Supplemental Nutrition Assistance Program’s Electronic Benefits Transfer (SNAP/EBT)

MFFM EBT Services and Support describes how MFFM can help your market start and sustain an EBT program. Please contact info@mffm.org with any questions.

Implementing WIC and SNAP at Maine Farmers’ Markets – a 2 page summary from the Maine Department of Agriculture.

EBT Guidelines (.doc 571 Kb) from the ME Dept of Ag.

The Downeast Business Alliance has published a report with suggestions of how a market can begin accepting EBT. It’s called the Operation Market Quest Report.

A comparison of Third Party Providers (TPP’s) [pdf 47Kb] was done by City Seed of New Haven, CT. in 2010. See the entire report here [pdf 856Kb].

SNAP/EBT Glossary

EIN – Employer’s Identification Number, functions in many ways like a Social Security Number for a business or an organization. To apply for accepting EBT, you must provide either a Social Security Number (SSN) or an Employer’s Identification Number. You do not need to have employees to obtain an EIN. You can apply for an EIN here.

FNS – Food and Nutrition Services, the department of the United States Department of Agriculture that facilitates the Supplemental Nutrition Assistance Program (SNAP) as well as other food assistance benefits redeemed at farmers’ markets

SNAP – Supplemental Nutrition Assistance Program, a federal benefit program run by the United States Department of Agriculture that provides vouchers for food to low-income people

EBT – Electronic Benefit Transfers, the system that allows SNAP benefits to be redeemed via an electronic card similar to a debit card

Scrip – The paper receipt, wooden or plastic token given to a SNAP customer after they swipe their EBT card; can be used like cash at the market in exchange for appropriate food items

Pine Tree Card – In Maine, EBT benefits are linked to the Pine Tree Card

POS Terminal – Point of Sale terminal that can accept EBT cards; some POS terminals can also accept credit and/or debit cards

Quest – EBT cards are processed using the Quest network, which is similar to a credit/debit card processor.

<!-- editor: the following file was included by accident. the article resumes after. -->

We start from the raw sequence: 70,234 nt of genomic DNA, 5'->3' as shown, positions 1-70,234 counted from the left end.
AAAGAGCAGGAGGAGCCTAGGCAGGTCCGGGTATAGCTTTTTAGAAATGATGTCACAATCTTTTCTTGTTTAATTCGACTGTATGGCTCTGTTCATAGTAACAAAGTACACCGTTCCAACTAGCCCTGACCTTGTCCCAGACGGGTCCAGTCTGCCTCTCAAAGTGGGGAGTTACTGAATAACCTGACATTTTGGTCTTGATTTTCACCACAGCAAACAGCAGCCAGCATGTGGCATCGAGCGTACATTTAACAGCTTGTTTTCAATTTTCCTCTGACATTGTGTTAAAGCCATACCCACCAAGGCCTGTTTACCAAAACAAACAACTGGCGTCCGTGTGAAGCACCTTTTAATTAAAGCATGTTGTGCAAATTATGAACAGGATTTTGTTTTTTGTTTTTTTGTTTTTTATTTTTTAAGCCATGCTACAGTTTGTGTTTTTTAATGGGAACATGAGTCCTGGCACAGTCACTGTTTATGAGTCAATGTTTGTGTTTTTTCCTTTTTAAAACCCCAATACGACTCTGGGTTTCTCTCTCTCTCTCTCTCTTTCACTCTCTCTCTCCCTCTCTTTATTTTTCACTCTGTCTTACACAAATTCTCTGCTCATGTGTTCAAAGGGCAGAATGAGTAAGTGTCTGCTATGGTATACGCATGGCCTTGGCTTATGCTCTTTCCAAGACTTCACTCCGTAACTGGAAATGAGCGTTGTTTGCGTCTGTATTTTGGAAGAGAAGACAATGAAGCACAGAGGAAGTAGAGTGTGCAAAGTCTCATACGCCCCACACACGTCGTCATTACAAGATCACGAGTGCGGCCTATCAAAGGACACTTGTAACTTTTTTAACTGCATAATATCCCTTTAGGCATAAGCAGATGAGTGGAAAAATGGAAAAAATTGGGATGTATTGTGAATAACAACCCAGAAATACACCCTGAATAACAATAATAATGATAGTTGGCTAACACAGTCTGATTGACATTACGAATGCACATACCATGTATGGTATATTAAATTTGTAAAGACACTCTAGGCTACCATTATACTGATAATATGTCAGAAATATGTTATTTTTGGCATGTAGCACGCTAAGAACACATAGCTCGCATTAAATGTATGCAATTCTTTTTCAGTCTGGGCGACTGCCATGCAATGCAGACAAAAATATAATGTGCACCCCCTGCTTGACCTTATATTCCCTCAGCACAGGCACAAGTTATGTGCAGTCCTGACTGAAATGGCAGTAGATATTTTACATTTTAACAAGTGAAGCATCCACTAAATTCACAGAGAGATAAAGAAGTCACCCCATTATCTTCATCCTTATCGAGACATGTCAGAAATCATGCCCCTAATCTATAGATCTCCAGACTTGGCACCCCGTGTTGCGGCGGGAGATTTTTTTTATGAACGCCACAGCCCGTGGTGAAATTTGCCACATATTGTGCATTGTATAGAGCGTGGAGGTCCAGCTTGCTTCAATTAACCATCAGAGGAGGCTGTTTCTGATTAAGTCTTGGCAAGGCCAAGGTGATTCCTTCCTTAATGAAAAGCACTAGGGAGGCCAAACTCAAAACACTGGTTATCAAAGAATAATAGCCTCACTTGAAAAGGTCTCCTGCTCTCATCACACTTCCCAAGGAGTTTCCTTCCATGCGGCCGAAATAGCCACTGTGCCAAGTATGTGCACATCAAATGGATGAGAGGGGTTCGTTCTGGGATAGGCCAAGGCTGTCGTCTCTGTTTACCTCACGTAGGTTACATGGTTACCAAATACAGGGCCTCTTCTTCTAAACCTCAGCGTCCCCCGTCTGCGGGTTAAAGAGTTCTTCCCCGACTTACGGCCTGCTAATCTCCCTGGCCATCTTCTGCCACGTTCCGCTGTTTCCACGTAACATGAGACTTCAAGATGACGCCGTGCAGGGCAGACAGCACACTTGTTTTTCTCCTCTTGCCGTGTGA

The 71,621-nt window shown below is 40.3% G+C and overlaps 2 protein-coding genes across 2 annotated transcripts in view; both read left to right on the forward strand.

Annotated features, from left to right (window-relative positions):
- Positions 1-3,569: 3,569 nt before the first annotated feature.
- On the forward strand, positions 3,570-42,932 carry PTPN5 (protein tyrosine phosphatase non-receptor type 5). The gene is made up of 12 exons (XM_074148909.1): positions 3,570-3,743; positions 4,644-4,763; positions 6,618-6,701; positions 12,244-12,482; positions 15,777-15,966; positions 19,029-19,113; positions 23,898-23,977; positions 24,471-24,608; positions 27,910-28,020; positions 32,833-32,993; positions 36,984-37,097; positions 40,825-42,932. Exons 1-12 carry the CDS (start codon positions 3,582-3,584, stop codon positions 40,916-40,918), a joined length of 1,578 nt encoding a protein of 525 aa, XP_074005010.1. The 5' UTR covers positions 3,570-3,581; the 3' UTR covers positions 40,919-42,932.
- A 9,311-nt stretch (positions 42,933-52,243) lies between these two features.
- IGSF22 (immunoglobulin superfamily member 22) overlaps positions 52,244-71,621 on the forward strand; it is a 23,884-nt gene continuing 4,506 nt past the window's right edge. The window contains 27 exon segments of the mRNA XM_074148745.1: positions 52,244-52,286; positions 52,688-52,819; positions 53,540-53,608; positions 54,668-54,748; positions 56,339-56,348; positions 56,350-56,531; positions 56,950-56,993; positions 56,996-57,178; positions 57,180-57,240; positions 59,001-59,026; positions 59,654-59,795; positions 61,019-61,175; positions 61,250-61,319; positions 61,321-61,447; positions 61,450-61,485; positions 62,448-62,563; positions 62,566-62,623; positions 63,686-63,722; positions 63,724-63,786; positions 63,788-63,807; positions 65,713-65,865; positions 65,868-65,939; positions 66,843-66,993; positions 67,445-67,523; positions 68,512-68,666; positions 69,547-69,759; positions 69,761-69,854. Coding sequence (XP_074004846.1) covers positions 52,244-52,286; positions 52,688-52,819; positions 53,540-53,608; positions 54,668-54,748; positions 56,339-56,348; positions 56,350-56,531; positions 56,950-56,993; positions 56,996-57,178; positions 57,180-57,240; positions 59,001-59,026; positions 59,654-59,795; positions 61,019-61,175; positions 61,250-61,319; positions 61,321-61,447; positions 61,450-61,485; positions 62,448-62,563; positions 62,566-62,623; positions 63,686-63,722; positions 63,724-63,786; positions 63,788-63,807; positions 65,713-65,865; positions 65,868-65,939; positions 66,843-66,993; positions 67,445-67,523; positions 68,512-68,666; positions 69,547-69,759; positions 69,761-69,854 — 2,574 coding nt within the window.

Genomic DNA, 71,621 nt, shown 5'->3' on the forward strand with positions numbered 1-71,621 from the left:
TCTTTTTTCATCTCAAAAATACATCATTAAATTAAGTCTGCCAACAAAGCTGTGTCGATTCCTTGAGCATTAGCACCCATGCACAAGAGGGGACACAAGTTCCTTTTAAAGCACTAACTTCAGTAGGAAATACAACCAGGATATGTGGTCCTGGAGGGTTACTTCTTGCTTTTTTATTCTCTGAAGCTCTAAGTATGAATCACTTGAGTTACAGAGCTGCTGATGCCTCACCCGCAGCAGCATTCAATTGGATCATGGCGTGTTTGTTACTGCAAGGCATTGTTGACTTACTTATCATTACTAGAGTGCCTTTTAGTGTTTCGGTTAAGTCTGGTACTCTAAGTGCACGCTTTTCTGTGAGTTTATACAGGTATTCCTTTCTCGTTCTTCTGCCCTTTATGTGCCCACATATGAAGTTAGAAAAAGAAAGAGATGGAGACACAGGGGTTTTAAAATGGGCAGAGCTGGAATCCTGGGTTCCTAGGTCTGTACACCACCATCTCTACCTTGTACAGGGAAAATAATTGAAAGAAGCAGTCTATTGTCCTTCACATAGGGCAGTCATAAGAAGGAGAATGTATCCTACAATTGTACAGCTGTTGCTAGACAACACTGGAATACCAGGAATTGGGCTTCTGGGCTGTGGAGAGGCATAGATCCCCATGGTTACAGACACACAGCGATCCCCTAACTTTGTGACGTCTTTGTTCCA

Wired EBT Terminal – POS terminal that requires electricity and a phone line to operate; can be used with a Manual EBT Voucher system when there is not immediate access to electricity and a phone line

Wireless EBT Terminal – Hand held POS terminal that can be operated without a phone line where there is cellular coverage

Manual EBT Voucher – A carbon copy form signed by the EBT cardholder that allows market management to accept EBT benefits through telephone verification; used most often with markets that have a wired terminal but no immediate access to electricity/phone line or when wireless terminals are not operational

Third Party Processor (TPP) – A fee-for-service company that provides POS terminals and transaction services; there are many TPPs and markets are encouraged to “shop around” before settling on the right TPP


How do we begin accepting SNAP/EBT? (from the Farmers’ Market Coalition website )
An essential first step is to read more about the process of becoming a SNAP-authorized retailer and apply for a FNS number. FMC recommends reading SNAP at Farmers Markets: a How-To Handbook , a publication co-authored by USDA and the Project for Public Spaces, as well as a complementary guide, SNAP/EBT at Your Farmers Market: Seven Steps to Success.

Here is a very basic overview of the process:

One:
Submit an online application with Food and Nutrition Services here .
If accepted, this will give your market a SNAP retailer license (FNS #)

Two:
After completing your application, send the required print documentation to your local FNS field office. Find the office here.